The numbers of people with dementia and other cognitive problems are increasing globally. A diagnosis of the pre-dementia phase of disease is recommended but there is no agreement on the best approach. A range of tests have been developed which healthcare professionals can use to assess people with poor memory or cognitive impairment. Based on the published data, we have found that the 11C-PIB-PET scan as a single test lacks the accuracy to identify those patients with MCI who would develop Alzheimer's disease dementia or other forms of dementia. The findings indicate that for every 100 PIB scans, one person with a negative scan will progress to Alzheimer's disease dementia and 28 with a positive scan will not. Therefore, a positive PIB scan in patients with MCI is of no clinical value in the early prediction of Alzheimer's disease dementia developing.
Although the good sensitivity achieved in some included studies is promising for the value of 11C-PIB-PET, given the heterogeneity in the conduct and interpretation of the test and the lack of defined thresholds for determination of test positivity, we cannot recommend its routine use in clinical practice.11C-PIB-PET biomarker is a high cost investigation, therefore it is important to clearly demonstrate its accuracy and standardise the process of the 11C-PIB diagnostic modality prior to it being widely used.
According to the latest revised National Institute of Neurological and Communicative Disorders and Stroke and the Alzheimer's Disease and Related Disorders Association (now known as the Alzheimer's Association) (NINCDS-ADRDA) diagnostic criteria for Alzheimer's disease dementia, the confidence in diagnosing mild cognitive impairment (MCI) due to Alzheimer's disease dementia is raised with the application of imaging biomarkers. These tests, added to core clinical criteria, might increase the sensitivity or specificity of a testing strategy. However, the accuracy of biomarkers in the diagnosis of Alzheimer’s disease dementia and other dementias has not yet been systematically evaluated. A formal systematic evaluation of the sensitivity, specificity, and other properties of positron emission tomography (PET) imaging with the 11C-labelled Pittsburgh Compound-B (11C-PIB) ligand was performed.
To determine the diagnostic accuracy of the 11C- PIB-PET scan for detecting participants with MCI at baseline who will clinically convert to Alzheimer’s disease dementia or other forms of dementia over a period of time.
The most recent search for this review was performed on 12 January 2013. We searched MEDLINE (OvidSP), EMBASE (OvidSP), BIOSIS Previews (ISI Web of Knowledge), Web of Science and Conference Proceedings (ISI Web of Knowledge), PsycINFO (OvidSP), and LILACS (BIREME). We also requested a search of the Cochrane Register of Diagnostic Test Accuracy Studies (managed by the Cochrane Renal Group).
No language or date restrictions were applied to the electronic searches and methodological filters were not used so as to maximise sensitivity.
We selected studies that had prospectively defined cohorts with any accepted definition of MCI with baseline 11C-PIB-PET scan. In addition, we only selected studies that applied a reference standard for Alzheimer's dementia diagnosis for example NINCDS-ADRDA or Diagnostic and Statistical Manual of Mental Disorders-IV (DSM-IV) criteria.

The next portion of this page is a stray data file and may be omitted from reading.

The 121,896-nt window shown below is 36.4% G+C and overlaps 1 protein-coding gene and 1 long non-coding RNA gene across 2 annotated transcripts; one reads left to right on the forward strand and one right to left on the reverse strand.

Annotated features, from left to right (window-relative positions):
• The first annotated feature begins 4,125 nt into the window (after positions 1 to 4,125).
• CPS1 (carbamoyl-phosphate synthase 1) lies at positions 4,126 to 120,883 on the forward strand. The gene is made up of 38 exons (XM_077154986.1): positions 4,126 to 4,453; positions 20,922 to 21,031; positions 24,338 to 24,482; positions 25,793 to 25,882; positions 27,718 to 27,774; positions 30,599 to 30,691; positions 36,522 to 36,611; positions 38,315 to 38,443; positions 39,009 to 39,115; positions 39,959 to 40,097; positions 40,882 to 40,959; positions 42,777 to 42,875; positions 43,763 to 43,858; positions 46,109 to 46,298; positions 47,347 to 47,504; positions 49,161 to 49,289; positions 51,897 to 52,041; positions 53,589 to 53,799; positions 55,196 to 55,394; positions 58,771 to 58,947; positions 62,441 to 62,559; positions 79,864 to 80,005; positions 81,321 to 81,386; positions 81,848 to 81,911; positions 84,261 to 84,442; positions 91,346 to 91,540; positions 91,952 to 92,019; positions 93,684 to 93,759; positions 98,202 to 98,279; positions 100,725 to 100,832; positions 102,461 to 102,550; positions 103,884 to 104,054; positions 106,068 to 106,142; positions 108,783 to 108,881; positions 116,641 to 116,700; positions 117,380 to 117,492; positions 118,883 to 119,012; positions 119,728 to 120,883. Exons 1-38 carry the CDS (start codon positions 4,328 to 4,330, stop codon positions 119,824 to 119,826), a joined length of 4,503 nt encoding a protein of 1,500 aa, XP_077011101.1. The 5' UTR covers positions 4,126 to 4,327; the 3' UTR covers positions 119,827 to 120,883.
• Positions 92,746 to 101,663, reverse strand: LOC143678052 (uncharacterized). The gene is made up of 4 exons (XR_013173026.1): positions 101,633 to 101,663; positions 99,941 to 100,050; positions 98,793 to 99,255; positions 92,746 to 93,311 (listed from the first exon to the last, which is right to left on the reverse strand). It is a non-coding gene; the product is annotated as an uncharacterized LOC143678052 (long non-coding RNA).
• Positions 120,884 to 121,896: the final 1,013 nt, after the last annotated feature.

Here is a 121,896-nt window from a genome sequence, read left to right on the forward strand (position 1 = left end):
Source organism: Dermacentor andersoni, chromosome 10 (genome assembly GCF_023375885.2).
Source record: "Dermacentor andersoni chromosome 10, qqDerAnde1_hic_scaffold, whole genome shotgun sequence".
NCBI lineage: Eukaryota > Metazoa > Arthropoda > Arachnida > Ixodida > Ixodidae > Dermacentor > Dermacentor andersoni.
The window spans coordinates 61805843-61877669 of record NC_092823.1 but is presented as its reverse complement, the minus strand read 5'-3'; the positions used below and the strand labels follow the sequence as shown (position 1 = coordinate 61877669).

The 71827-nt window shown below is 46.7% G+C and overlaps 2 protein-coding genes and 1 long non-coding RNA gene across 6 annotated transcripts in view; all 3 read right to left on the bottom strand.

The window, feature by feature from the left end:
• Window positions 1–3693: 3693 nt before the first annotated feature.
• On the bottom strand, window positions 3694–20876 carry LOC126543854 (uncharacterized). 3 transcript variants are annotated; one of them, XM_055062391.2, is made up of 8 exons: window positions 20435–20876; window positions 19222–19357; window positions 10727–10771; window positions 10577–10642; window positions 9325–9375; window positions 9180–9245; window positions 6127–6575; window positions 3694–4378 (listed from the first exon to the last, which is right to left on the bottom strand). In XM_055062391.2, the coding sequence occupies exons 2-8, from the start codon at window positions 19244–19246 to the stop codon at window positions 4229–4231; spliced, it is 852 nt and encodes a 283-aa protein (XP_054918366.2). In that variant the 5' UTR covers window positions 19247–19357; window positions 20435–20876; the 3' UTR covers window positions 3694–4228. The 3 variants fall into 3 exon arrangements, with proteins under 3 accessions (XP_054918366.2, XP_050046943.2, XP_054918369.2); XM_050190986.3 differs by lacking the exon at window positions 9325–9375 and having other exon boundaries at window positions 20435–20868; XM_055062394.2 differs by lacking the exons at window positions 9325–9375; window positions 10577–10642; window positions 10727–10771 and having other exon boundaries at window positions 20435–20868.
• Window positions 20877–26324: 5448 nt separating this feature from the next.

We screened all titles generated by electronic database searches. Two review authors independently assessed the abstracts of all potentially relevant studies. The identified full papers were assessed for eligibility and data were extracted to create two by two tables. Two independent assessors performed quality assessment using the QUADAS 2 tool. We used the hierarchical summary receiver operating characteristic (ROC) model to produce a summary ROC curve.
Conversion from MCI to Alzheimer's disease dementia was evaluated in nine studies. The quality of the evidence was limited. Of the 274 participants included in the meta-analysis, 112 developed Alzheimer’s dementia. Based on the nine included studies, the median proportion converting was 34%. The studies varied markedly in how the PIB scans were done and interpreted.
The sensitivities were between 83% and 100% while the specificities were between 46% and 88%. Because of the variation in thresholds and measures of 11C-PIB amyloid retention, we did not calculate summary sensitivity and specificity. Although subject to considerable uncertainty, to illustrate the potential strengths and weaknesses of 11C-PIB-PET scans we estimated from the fitted summary ROC curve that the sensitivity was 96% (95% confidence interval (CI) 87 to 99) at the included study median specificity of 58%. This equated to a positive likelihood ratio of 2.3 and a negative likelihood ratio of 0.07. Assuming a typical conversion rate of MCI to Alzheimer’s dementia of 34%, for every 100 PIB scans one person with a negative scan would progress and 28 with a positive scan would not actually progress to Alzheimer’s dementia.
There were limited data for formal investigation of heterogeneity. We performed two sensitivity analyses to assess the influence of type of reference standard and the use of a pre-specified threshold. There was no effect on our findings.